“Membean is about ten times as effective as traditional vocabulary learning!”

“I really liked using Membean. All the different ways Membean gives you to learn a word are really useful. It also helps you figure out the ways you like to learn the best.”

“Before Membean my 10th grade English class used a boring vocab book which took forever, and I wouldn’t even learn the words. With Membean I learned a ton of vocab words and found myself using them when I talked to my friends.”

“Membean was a lot more efficient then using a standard vocab book, especially the pictures. Having a visual representation helps a lot.”

“I was apprehensive at first about whether or not Membean would truly hold up to its claim to improve my vocabulary. After using the software for a couple of weeks, however, I was pleasantly surprised by the effectiveness of the site to accurately gauge which words I already learned and which words I needed to review. Overall, I enjoyed using Membean. Not only was it much preferred to the traditional vocabulary book lessons, it was generally just a superior method in learning vocabulary.”

6 Responses to “#Flipclass with Membean: A Vocabulary System that Works”

  1. Jennifer October 24, 2013 at 2:34 pm #

    I am also using Membean in my classroom, but I’ve noticed that students rarely move up to the next level, even my AP students! What success have you had with students moving from one level to the next?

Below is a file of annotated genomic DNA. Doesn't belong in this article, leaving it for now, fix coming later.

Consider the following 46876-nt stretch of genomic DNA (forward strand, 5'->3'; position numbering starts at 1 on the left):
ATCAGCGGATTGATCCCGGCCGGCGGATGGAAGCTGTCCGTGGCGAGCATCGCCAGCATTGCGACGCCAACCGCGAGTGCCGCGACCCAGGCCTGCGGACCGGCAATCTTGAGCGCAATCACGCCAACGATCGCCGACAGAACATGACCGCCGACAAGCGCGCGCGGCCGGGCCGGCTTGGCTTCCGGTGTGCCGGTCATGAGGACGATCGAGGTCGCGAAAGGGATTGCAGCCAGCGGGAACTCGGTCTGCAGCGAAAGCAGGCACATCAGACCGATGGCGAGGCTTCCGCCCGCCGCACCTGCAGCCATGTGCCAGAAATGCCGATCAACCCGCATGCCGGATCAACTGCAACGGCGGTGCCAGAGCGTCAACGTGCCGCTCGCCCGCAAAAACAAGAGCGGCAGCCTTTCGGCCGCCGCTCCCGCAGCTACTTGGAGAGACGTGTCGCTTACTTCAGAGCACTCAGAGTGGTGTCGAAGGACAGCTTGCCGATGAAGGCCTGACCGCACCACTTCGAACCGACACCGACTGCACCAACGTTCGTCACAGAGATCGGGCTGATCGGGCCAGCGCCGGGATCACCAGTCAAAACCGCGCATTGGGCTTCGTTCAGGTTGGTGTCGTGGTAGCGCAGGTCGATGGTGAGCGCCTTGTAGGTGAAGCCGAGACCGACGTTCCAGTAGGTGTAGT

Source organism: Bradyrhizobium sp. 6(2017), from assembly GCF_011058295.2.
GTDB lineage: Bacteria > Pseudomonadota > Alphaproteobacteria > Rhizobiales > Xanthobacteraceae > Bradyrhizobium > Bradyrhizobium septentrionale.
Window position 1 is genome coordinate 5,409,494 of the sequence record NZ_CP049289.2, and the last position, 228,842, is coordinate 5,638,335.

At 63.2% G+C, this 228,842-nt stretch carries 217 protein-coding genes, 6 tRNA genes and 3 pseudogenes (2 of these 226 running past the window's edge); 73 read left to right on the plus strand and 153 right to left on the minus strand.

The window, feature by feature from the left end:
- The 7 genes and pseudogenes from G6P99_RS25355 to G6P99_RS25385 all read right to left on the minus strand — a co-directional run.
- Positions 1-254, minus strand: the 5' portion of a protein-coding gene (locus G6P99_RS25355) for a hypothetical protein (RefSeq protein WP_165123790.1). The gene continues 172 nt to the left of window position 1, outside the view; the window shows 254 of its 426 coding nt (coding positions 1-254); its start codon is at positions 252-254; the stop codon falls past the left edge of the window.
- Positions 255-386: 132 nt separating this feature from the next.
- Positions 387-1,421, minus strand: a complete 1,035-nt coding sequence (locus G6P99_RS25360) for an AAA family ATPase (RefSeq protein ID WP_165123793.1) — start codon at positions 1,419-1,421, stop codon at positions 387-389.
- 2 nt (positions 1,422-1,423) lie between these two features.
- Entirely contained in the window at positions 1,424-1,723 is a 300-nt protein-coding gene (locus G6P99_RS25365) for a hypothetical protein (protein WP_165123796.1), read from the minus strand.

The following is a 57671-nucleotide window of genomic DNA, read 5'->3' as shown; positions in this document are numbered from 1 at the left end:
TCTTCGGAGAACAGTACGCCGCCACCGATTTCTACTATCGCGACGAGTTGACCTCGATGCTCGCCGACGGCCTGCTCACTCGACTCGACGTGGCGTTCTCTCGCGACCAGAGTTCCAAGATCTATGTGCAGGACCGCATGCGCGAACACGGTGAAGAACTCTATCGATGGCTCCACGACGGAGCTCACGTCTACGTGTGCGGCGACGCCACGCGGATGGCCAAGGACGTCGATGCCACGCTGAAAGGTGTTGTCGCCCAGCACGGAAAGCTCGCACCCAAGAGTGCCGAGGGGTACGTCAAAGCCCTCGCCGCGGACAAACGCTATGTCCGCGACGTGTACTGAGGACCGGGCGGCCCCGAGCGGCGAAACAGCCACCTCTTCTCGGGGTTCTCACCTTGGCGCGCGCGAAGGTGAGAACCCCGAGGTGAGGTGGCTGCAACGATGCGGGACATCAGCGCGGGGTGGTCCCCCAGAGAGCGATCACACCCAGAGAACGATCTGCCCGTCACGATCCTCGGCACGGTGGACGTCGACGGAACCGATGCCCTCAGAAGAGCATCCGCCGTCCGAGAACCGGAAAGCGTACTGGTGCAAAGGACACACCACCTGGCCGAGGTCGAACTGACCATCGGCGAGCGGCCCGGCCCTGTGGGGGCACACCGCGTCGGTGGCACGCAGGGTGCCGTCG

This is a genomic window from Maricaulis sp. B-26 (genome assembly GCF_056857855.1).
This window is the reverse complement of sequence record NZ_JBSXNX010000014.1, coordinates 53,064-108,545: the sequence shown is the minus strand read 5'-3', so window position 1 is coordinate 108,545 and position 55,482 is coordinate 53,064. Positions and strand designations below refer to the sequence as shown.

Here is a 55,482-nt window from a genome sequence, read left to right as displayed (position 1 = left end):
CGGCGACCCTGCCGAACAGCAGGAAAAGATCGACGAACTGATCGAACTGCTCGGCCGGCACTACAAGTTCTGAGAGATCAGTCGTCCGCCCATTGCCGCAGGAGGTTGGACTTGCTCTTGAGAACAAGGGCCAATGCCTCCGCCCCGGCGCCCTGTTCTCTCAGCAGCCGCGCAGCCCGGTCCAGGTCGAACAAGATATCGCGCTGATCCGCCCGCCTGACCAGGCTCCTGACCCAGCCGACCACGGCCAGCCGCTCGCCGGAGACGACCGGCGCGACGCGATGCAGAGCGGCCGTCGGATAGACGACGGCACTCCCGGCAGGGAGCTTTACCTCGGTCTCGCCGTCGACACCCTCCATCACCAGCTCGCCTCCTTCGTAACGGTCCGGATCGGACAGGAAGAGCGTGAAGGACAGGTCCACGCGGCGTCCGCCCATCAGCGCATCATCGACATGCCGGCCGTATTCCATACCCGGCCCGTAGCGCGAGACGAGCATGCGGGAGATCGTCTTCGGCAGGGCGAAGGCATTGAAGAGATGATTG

• rbneal October 30, 2013 at 8:33 am #

      I have had students move to the next level, but it has been based on completing the words at a level, not a percentage of mastery achieved. I can point out the “IKT” tab, though. I students already know the new word, they should just click on “IKT.” That one step sped up students’ advancement and reduced any frustration they might have felt over getting “easy” words. Honestly, though, I have not really encountered many students who have felt improperly placed or frustrated by the level of vocabulary they encounter.

      One last thought…the Membean team is very responsive to suggestions. I bet a quick email to support might result in some modifications or improvements.


  1. A Typical Day in a 1:1 Classroom (PART ONE) « Robin Neal - February 2, 2013

    […] – 9:00             Students begin class with an online vocabulary quiz via Membean and then work on their “Civil Disobedience” […]

  2. A “Typical” Day in a 1:1 Classroom (Part Two) « Robin Neal - February 6, 2013

    […] in my sophomore classes, I began this class with a vocabulary quiz via Membean (explained in part one […]

  3. Quizlet: Crowdsourcing Vocabulary | Robin Neal - November 7, 2013

    […] am currently enamored with Membean (an online vocabulary system.) This post, however, is about an older love: […]

  4. Recap: 2013 | Robin Neal - January 2, 2014

    […] 1. #Flipclass with Membean: A Vocabulary System that Works […]